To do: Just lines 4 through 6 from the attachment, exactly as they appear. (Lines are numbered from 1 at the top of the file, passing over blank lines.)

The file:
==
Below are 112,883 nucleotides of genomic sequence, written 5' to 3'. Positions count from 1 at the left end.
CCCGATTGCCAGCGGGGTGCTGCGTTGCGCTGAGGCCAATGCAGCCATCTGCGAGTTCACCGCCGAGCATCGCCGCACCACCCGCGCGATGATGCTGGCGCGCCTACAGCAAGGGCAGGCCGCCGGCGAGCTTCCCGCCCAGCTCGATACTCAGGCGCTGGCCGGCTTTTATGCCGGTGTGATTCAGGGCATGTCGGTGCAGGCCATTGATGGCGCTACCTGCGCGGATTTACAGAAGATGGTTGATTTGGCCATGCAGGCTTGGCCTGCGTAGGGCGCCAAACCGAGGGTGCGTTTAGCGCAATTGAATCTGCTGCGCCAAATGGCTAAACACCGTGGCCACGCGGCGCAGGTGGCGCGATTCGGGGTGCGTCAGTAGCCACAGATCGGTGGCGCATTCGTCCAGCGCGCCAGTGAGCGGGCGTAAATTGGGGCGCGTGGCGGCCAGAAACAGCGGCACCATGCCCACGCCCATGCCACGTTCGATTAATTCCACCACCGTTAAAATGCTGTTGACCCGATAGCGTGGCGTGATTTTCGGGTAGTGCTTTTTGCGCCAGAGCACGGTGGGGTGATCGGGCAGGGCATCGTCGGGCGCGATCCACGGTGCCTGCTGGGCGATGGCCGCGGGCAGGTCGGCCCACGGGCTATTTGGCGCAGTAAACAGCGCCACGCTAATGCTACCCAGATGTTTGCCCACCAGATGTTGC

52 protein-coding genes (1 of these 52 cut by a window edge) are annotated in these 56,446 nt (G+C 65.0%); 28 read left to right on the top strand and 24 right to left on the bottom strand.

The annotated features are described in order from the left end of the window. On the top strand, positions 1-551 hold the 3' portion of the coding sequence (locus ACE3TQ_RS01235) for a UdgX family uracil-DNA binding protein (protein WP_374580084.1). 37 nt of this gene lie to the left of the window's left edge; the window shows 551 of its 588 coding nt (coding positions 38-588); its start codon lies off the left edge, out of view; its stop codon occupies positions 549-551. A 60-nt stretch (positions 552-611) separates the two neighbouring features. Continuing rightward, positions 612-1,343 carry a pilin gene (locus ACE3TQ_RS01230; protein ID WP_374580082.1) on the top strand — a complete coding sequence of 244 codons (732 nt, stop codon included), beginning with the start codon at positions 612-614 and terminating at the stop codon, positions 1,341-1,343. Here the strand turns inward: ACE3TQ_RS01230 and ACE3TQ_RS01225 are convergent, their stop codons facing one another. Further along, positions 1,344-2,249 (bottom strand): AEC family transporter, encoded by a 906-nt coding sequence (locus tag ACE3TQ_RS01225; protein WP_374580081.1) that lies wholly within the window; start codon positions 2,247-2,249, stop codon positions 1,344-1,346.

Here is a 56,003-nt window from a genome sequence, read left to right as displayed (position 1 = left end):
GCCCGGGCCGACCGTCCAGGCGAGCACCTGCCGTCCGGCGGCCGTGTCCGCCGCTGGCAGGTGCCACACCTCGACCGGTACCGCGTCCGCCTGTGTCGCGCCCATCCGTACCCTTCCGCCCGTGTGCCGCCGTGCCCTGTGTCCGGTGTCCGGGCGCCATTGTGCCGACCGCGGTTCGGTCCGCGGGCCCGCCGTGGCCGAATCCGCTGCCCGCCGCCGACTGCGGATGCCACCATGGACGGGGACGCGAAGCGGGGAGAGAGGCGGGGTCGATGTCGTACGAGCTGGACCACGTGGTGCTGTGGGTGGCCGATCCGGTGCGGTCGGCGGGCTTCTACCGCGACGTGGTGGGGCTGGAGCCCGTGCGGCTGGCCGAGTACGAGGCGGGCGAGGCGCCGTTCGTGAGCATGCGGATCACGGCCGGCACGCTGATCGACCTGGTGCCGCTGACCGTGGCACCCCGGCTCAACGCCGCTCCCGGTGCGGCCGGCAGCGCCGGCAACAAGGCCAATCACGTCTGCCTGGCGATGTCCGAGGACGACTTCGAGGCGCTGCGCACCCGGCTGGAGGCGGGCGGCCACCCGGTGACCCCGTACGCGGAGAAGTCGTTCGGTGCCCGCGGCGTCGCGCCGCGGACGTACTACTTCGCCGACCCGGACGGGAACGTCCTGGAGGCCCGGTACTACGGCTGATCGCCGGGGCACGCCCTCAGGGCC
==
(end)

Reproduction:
The annotated features are described in order from the left end of the window. On the top strand, positions 1-551 hold the 3' portion of the coding sequence (locus ACE3TQ_RS01235) for a UdgX family uracil-DNA binding protein (protein WP_374580084.1). 37 nt of this gene lie to the left of the window's left edge; the window shows 551 of its 588 coding nt (coding positions 38-588); its start codon lies off the left edge, out of view; its stop codon occupies positions 549-551. A 60-nt stretch (positions 552-611) separates the two neighbouring features. Continuing rightward, positions 612-1,343 carry a pilin gene (locus ACE3TQ_RS01230; protein ID WP_374580082.1) on the top strand — a complete coding sequence of 244 codons (732 nt, stop codon included), beginning with the start codon at positions 612-614 and terminating at the stop codon, positions 1,341-1,343. Here the strand turns inward: ACE3TQ_RS01230 and ACE3TQ_RS01225 are convergent, their stop codons facing one another. Further along, positions 1,344-2,249 (bottom strand): AEC family transporter, encoded by a 906-nt coding sequence (locus tag ACE3TQ_RS01225; protein WP_374580081.1) that lies wholly within the window; start codon positions 2,247-2,249, stop codon positions 1,344-1,346.

Here is a 56,003-nt window from a genome sequence, read left to right as displayed (position 1 = left end):
GCCCGGGCCGACCGTCCAGGCGAGCACCTGCCGTCCGGCGGCCGTGTCCGCCGCTGGCAGGTGCCACACCTCGACCGGTACCGCGTCCGCCTGTGTCGCGCCCATCCGTACCCTTCCGCCCGTGTGCCGCCGTGCCCTGTGTCCGGTGTCCGGGCGCCATTGTGCCGACCGCGGTTCGGTCCGCGGGCCCGCCGTGGCCGAATCCGCTGCCCGCCGCCGACTGCGGATGCCACCATGGACGGGGACGCGAAGCGGGGAGAGAGGCGGGGTCGATGTCGTACGAGCTGGACCACGTGGTGCTGTGGGTGGCCGATCCGGTGCGGTCGGCGGGCTTCTACCGCGACGTGGTGGGGCTGGAGCCCGTGCGGCTGGCCGAGTACGAGGCGGGCGAGGCGCCGTTCGTGAGCATGCGGATCACGGCCGGCACGCTGATCGACCTGGTGCCGCTGACCGTGGCACCCCGGCTCAACGCCGCTCCCGGTGCGGCCGGCAGCGCCGGCAACAAGGCCAATCACGTCTGCCTGGCGATGTCCGAGGACGACTTCGAGGCGCTGCGCACCCGGCTGGAGGCGGGCGGCCACCCGGTGACCCCGTACGCGGAGAAGTCGTTCGGTGCCCGCGGCGTCGCGCCGCGGACGTACTACTTCGCCGACCCGGACGGGAACGTCCTGGAGGCCCGGTACTACGGCTGATCGCCGGGGCACGCCCTCAGGGCC